The Humble "I"

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Liquid Modernity & the Assault on the Fitrah

THE MODERN WORLD IS RADICALLY different to anything and everything that has gone before it. Defining what modernity actually is tends to be elusive, even to philosophers and to those in the social sciences. But it does have certain traits.

Modernity – this ‘brilliant series of distractions,’ as it’s been called – is the great leveller: Where once there was meaning, there is now anomie and meaninglessness. Where once there was optimism, there is now discontent and despair. Where there was religion and spiritual ambition, there is now a yawning gulf. And where there was direction, there is now a maelstrom of confusion and a lack of inner purpose.

To mask this bleak reality; to anaesthetise us, modernity offers us a plethora of gadgets and technology so as to distract us like kids with their new toys. A basic religious insight Islam offers us is that sa‘adah – human ‘happiness’ is to do with the soul. It’s to do with hope, optimism, security, and of having a sense of direction, purpose and meaning. And this is something modernity simply cannot supply.

Another religious insight concerns the fitrah, this primordial nature of man, in that it views some things as immutable. For modernity, though, all is up for grabs. Nothing is constant or unchanging. ‘Forms of modern life may,’ Zygmunt Bauman writes, ‘differ in quite a few respects – but what unites them all is precisely their fragility, temporariness, vulnerability and inclination to constant change.’ He explains that to be modern means to obsessively modernise; not ‘just to be’, but forever ‘becoming.’ He goes on to contend that what was not too long ago dubbed post-modernity, which he terms ‘liquid modernity,’ is the growing belief that ‘change is the only permanence, and uncertainty the only certainty.’1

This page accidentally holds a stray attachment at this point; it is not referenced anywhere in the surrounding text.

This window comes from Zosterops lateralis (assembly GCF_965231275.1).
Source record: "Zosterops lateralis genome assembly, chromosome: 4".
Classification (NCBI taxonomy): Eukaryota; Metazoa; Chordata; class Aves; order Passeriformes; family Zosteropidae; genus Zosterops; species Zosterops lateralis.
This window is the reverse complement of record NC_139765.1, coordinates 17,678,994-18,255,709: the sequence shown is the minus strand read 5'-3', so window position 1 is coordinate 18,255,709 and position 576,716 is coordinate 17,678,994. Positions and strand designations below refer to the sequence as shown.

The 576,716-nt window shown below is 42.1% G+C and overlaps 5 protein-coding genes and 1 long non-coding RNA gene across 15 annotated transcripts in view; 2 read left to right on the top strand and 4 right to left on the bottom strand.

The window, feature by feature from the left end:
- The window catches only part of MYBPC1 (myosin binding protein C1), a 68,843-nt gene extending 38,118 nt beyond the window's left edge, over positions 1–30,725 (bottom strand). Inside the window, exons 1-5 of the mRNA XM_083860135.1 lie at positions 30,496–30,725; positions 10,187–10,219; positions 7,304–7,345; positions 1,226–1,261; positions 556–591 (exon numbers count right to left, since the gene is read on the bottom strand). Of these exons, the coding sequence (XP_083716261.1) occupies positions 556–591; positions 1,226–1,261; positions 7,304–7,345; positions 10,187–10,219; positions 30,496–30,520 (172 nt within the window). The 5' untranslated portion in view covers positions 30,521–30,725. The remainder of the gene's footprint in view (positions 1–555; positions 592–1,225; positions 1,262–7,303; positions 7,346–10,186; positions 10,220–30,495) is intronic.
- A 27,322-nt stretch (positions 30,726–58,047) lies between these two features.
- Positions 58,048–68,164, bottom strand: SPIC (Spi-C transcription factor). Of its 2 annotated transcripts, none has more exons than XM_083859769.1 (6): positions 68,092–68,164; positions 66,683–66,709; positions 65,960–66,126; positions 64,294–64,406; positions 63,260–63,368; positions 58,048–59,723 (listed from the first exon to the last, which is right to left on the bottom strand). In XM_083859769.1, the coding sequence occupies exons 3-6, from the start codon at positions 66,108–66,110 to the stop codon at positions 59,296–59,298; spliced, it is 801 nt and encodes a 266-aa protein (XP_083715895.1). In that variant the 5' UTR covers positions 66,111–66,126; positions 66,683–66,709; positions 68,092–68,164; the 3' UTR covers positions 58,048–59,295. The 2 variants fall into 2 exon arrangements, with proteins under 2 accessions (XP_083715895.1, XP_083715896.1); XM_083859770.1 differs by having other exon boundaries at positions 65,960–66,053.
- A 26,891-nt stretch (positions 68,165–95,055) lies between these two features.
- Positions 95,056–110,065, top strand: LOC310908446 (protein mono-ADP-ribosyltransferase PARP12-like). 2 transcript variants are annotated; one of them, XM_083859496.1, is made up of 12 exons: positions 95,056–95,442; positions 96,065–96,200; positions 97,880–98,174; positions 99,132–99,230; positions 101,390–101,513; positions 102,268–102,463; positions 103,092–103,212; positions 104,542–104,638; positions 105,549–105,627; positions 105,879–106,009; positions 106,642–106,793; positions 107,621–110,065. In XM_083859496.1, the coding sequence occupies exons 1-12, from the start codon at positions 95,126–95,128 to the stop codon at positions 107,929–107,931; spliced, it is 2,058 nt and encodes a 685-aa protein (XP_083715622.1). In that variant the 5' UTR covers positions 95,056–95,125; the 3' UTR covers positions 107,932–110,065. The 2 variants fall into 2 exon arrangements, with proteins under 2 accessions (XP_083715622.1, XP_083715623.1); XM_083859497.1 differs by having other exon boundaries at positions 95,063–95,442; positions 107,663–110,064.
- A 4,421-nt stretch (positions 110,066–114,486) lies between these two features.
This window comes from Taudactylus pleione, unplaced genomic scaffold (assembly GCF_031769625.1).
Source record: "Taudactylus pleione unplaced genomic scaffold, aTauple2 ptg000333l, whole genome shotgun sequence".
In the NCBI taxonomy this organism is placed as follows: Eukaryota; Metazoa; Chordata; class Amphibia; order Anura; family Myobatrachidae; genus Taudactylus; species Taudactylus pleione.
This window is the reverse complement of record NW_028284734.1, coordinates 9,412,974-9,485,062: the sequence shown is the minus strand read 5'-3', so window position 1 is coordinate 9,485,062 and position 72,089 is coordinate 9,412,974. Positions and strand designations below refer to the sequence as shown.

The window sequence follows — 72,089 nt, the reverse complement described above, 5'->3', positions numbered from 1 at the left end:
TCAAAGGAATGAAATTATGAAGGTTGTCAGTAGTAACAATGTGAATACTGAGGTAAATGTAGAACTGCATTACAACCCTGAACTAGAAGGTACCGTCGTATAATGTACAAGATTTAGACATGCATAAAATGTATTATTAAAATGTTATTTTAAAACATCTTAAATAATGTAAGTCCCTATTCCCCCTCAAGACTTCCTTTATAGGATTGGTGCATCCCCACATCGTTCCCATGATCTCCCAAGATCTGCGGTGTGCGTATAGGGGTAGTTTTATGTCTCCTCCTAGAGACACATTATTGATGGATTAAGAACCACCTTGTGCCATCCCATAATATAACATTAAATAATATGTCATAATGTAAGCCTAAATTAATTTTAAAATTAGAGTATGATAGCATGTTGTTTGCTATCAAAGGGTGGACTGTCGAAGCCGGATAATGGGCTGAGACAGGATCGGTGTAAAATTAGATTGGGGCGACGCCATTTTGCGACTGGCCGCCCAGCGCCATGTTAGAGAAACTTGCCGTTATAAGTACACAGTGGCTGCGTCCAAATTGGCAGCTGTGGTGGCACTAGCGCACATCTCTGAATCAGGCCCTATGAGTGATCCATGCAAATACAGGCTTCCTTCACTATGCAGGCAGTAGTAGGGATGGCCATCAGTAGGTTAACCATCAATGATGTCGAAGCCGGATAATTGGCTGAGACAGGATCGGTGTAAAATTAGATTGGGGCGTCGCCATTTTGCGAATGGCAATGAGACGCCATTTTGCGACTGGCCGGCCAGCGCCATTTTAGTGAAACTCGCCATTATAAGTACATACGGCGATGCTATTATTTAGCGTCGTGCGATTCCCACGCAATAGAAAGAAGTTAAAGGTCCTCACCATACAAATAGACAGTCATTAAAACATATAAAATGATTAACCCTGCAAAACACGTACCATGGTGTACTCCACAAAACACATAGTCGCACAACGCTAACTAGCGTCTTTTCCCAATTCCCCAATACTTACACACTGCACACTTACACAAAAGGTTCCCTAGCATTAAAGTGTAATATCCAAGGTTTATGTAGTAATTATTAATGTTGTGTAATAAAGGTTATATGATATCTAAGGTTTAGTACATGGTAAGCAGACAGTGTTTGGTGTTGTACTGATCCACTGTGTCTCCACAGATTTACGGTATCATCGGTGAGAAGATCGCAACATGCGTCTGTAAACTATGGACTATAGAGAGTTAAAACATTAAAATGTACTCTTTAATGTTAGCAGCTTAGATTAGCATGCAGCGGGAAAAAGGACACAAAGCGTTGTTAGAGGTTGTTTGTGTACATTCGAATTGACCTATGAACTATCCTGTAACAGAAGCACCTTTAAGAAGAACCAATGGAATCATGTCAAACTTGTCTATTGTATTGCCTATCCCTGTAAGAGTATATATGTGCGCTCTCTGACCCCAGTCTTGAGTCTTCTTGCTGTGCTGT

All this stands in contrast to what Islam teaches about the fitrah. The Qur’an states: So set your face to the upright religion, the primordial nature which God has instilled in man. [Q.30:30] So as the assault on the fitrah – the Adamic norm that God created us upon – intensifies; and as we see war waged against traditional Abrahamic ethics grow ever more robust, where inversion of values seems to be the name of the game, the believers must ask God for the grace to remain firm on the upright religion. To not see that the monoculture is set on course to further corrupt the fitrah, is to be blind to the nature of the age, or to the way of living God’s purpose for us. As the Qur’an puts it: It is not the eyes that grow blind, but the hearts in the chests that become blind. [Q.22:46]

1. Bauman, Liquid Modernity (Cambridge: Polity Press, 2012), viii-ix.

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5 thoughts on “Liquid Modernity & the Assault on the Fitrah

  1. I can’t somehow help but feel depressed after reading this. As you said may Allah grant us istiqama, especially our youth and future generations.

    • Abu Aaliyah on said:

      I understand the feeling. Nonetheless, the believer always has much to be optimistic about (without negating being realistic or pragmatic).

      We know this world’s End of Days story is one of decline and degeneration. But tawhid requires that we be grateful in the good times and patient in the not so good. And both are beautiful means to seek our Lord’s acceptance, pleasure and proximity. And that, as far as Islam is concerned, is the greater purpose of life – all else is a sort of footnote!

      So let us sincerely ask for istiqamah; be optimistic that the future is for iman, tawhid and the establishment of the prophetic way of living; and turn to Him in sincere tawbah, devotion and worship. All is unfolding as per the Divine Plan, and He has not lost control for even a blink of an eye. In that, let believers take comfort.

  2. That is a brilliant post. We face a systematic or unsystematic liquidation of culture, family, language and all other pillars of our moral conviction. We are losing the human society under the guise of freedom and rights. Thank you Shaykh Abu Aliyah.

    • Abu Aaliyah on said:

      So true.

      Barakallahu fikum, Shaykh Ahmed. May Allah increase you in goodness, protect you, and continue benefitting the ummah through you.

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